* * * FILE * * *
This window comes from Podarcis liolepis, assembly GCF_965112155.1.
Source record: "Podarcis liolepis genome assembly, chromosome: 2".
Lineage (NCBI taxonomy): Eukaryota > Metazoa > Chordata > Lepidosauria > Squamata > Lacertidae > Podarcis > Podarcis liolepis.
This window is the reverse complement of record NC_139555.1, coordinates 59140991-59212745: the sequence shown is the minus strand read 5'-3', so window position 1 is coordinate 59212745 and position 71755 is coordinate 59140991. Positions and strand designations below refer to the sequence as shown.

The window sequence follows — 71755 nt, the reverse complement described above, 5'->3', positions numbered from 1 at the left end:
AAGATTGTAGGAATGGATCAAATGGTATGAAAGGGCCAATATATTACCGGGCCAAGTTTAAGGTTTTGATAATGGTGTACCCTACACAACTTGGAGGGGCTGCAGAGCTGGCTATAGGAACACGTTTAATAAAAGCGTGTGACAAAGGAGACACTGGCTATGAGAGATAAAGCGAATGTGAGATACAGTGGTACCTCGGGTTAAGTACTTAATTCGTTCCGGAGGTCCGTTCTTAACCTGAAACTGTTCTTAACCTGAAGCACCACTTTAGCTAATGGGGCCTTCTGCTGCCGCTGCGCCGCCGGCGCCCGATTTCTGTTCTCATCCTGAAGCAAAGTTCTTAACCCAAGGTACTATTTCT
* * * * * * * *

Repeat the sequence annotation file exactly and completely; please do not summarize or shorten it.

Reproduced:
This window comes from Podarcis liolepis, assembly GCF_965112155.1.
Source record: "Podarcis liolepis genome assembly, chromosome: 2".
Lineage (NCBI taxonomy): Eukaryota > Metazoa > Chordata > Lepidosauria > Squamata > Lacertidae > Podarcis > Podarcis liolepis.
This window is the reverse complement of record NC_139555.1, coordinates 59140991-59212745: the sequence shown is the minus strand read 5'-3', so window position 1 is coordinate 59212745 and position 71755 is coordinate 59140991. Positions and strand designations below refer to the sequence as shown.

The window sequence follows — 71755 nt, the reverse complement described above, 5'->3', positions numbered from 1 at the left end:
AAGATTGTAGGAATGGATCAAATGGTATGAAAGGGCCAATATATTACCGGGCCAAGTTTAAGGTTTTGATAATGGTGTACCCTACACAACTTGGAGGGGCTGCAGAGCTGGCTATAGGAACACGTTTAATAAAAGCGTGTGACAAAGGAGACACTGGCTATGAGAGATAAAGCGAATGTGAGATACAGTGGTACCTCGGGTTAAGTACTTAATTCGTTCCGGAGGTCCGTTCTTAACCTGAAACTGTTCTTAACCTGAAGCACCACTTTAGCTAATGGGGCCTTCTGCTGCCGCTGCGCCGCCGGCGCCCGATTTCTGTTCTCATCCTGAAGCAAAGTTCTTAACCCAAGGTACTATTTCT